How to respond to the most recent data breach scares.

On February 6, 2018, Elon Musk made history as he launched his Tesla roadster into orbit around Mars. The words “DON’T PANIC!” were prominently displayed on the dashboard (a reference to The Hitchhiker’s Guide to the Galaxy). 

In an unrelated story… a few weeks earlier, on January 13th, 2018, a bug uncovered and announced by Google’s Project Zero a “CPU data cache timing that can be abused to efficiently leak information”. This gave IT people everywhere a reason to panic.

‘Spectre’ and ‘Meltdown’

Spectre and Meltdown are two CPU chip bugs that allow unauthorized data access from nearly every computer made over the last two decades. And fixing it is not easy. The problem stems from a long-utilized CPU feature called “speculative execution.” Speculative execution is a performance-enhancing feature that’s been baked into nearly every processor since the Pentium Pro (1995)!

Patches are Problematic

Patches are available for some systems, but not all. Additionally, applying these patches is extremely problematic. The bug is very “low-level” or foundational. If there’s a problem at this level, systems don’t boot at all. So patching it is risky. Additionally, the patches slow your system down. Google reports that they have patched their entire infrastructure with fairly minimal impact.

Total Networks is treating this seriously. When this bug was announced initial patches were released. We began carefully patching, with a significant failure rate in our initial tests, so the patches were revoked. Similarly, because of the failures which may cause systems to be completely unbootable, Intel, AMD and Microsoft put a pause on the patches worldwide. We will continue to monitor the situation carefully.

For home PCs, the risk caused by Spectre and Meltdown is relatively low and the risk of an errant patch causing damage to systems is very high. So, DON’T PANIC and sit tight and do nothing for now. For business PCs and Servers, most businesses will have many of the exact same model or similar models of hardware. This decreased variability of hardware will generally allow testing of upgrades on pilot systems. In business systems, the stakes are also generally a bit higher. So, a very deliberate, cautious patch validation process and careful deployment is advised.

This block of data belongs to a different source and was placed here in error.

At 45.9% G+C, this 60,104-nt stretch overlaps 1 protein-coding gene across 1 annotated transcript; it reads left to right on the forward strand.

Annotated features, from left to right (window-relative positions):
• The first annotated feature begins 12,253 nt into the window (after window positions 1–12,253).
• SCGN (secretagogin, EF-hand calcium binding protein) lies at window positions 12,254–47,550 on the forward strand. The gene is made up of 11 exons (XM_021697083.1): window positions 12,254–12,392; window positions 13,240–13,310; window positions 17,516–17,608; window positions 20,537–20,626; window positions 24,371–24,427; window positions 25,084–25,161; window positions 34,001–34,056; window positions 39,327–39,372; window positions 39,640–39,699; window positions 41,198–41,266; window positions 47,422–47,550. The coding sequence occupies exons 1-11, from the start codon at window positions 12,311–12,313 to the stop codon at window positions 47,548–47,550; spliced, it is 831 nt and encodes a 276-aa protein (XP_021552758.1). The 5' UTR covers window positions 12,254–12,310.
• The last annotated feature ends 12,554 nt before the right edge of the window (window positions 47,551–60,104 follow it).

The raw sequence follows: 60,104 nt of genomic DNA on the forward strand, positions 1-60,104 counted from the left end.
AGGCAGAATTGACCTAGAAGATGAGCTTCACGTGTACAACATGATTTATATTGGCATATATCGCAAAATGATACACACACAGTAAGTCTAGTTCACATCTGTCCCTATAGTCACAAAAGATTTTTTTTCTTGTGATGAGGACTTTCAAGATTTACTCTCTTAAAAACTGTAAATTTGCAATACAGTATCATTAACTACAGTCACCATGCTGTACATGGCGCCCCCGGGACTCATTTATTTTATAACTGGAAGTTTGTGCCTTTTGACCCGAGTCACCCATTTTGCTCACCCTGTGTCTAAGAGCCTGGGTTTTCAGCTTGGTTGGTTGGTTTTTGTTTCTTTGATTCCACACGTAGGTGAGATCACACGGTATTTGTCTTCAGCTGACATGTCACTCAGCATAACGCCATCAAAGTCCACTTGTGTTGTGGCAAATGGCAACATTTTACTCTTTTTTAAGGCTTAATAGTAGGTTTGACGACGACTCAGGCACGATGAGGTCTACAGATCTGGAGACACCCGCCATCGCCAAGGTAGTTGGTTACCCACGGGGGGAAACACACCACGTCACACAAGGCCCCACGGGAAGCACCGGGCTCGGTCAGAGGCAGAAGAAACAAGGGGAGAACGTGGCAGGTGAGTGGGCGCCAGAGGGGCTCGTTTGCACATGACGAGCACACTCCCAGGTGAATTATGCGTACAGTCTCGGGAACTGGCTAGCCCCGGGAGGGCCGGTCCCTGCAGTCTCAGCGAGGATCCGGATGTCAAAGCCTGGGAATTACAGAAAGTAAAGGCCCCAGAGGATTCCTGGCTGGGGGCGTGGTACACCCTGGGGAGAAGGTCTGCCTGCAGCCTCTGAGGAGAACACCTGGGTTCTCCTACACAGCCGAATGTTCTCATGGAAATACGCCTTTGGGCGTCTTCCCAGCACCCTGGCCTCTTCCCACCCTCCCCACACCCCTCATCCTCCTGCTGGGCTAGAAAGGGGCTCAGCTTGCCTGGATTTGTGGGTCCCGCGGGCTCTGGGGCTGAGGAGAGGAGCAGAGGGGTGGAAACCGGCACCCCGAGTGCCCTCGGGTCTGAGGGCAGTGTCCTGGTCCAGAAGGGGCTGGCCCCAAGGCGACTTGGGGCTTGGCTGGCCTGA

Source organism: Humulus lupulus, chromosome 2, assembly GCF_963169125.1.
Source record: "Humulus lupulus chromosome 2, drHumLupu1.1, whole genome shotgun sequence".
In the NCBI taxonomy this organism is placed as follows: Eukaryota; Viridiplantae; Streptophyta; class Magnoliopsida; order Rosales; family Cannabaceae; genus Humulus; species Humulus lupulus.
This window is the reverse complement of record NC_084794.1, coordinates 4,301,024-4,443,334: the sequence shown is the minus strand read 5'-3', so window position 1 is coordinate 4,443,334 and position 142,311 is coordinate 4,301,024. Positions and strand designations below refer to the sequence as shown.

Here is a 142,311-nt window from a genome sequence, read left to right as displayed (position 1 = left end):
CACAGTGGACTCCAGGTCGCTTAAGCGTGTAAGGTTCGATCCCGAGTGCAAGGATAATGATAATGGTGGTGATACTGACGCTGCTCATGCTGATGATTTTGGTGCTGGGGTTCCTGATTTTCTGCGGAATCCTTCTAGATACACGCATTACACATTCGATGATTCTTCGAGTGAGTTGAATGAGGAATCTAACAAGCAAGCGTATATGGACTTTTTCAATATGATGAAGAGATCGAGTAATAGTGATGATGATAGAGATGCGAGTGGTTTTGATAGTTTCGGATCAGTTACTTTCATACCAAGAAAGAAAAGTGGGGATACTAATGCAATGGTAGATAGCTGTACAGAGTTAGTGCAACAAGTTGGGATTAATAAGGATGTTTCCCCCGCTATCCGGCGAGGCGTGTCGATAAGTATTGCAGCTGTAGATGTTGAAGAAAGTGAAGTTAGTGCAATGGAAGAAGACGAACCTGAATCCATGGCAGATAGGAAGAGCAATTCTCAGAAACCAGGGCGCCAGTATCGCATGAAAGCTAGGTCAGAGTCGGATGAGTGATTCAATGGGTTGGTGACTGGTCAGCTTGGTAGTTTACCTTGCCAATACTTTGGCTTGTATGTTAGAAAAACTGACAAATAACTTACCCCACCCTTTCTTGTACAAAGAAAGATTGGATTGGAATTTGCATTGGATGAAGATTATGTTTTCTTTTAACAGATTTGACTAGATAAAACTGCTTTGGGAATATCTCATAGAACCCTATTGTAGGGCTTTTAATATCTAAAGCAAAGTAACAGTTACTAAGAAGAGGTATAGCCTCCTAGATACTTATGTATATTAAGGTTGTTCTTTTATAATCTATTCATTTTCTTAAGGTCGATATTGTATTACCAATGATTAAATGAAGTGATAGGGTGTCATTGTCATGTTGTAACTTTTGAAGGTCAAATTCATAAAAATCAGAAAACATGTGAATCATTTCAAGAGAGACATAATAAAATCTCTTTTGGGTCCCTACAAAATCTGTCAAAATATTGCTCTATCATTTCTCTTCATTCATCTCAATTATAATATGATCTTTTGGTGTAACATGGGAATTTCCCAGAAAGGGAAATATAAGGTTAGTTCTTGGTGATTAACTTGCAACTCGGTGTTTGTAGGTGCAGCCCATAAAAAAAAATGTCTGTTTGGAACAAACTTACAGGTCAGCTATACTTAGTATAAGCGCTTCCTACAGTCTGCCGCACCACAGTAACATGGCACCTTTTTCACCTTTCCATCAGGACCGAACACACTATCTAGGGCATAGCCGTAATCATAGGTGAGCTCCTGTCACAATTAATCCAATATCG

Big Risk in the Cloud

While both Spectre and Meltdown incur huge risk is with cloud providers. A CPU-based bug can theoretically break through every possible security layer you put in place. Additionally, since cloud systems are massively scaled, you generally have multiple customers, and many different businesses/entities SHARING COMMON HARDWARE (this is called hardware multi-tenancy). This means that you could theoretically have what appears to the cloud provider to be a normal paying cloud client actually be a bad actor trying to figure out a way to exploit the bug and get access to other people’s data!

In a cloud environment, the servers run within a master system called a “hypervisor” which runs on the hardware. Amazon Web Services (AWS) and Google Cloud Services (GCS) run linux-based hypervisors and they have both confirmed that they patched their hardware and/or hypervisors such that the threat has been neutralized. Microsoft Azure runs a Windows Server-based hypervisor called Hyper-V. Microsoft assures that they are patched as well, stating “Azure infrastructure is updated with mitigations against this class of vulnerability”. For all cloud services, it’s important to have a solid review and checklist to ensure that you are working with a good cloud provider. The patch status for Spectre and Meltdown should be on that checklist.

By: Dave Kinsey

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Arizona Office Technologies

AOT is proud to announce its partnership with PSIGEN Software, Inc. They have been leading the industry for the past two decades. PSIGEN is the innovative leader in advance capture applications.

PSIcapture provides a convenient, secure and simple way to capture documents, extract crucial information and route them to a digital repository as searchable files.

  • Easy and secure access to all your documents in one central location
  • Customize and automate Bates stamping within PSIcapture
  • Easily redact personal client information from documents going out for external consumption
  • Process documents from existing cases and stop paying to store physical files
  • Easily migrate files into 60 different case management systems such as Worldox or Summation


Microsoft Legal department has implemented PSIcapture to help streamline paper processes. PSIGEN solutions was selected for its ease of use, relative cost, and its level of integration with SharePoint. The department now uses PSIcapture workstations to process incoming records. Please see the link for the full case study, Legal Case study.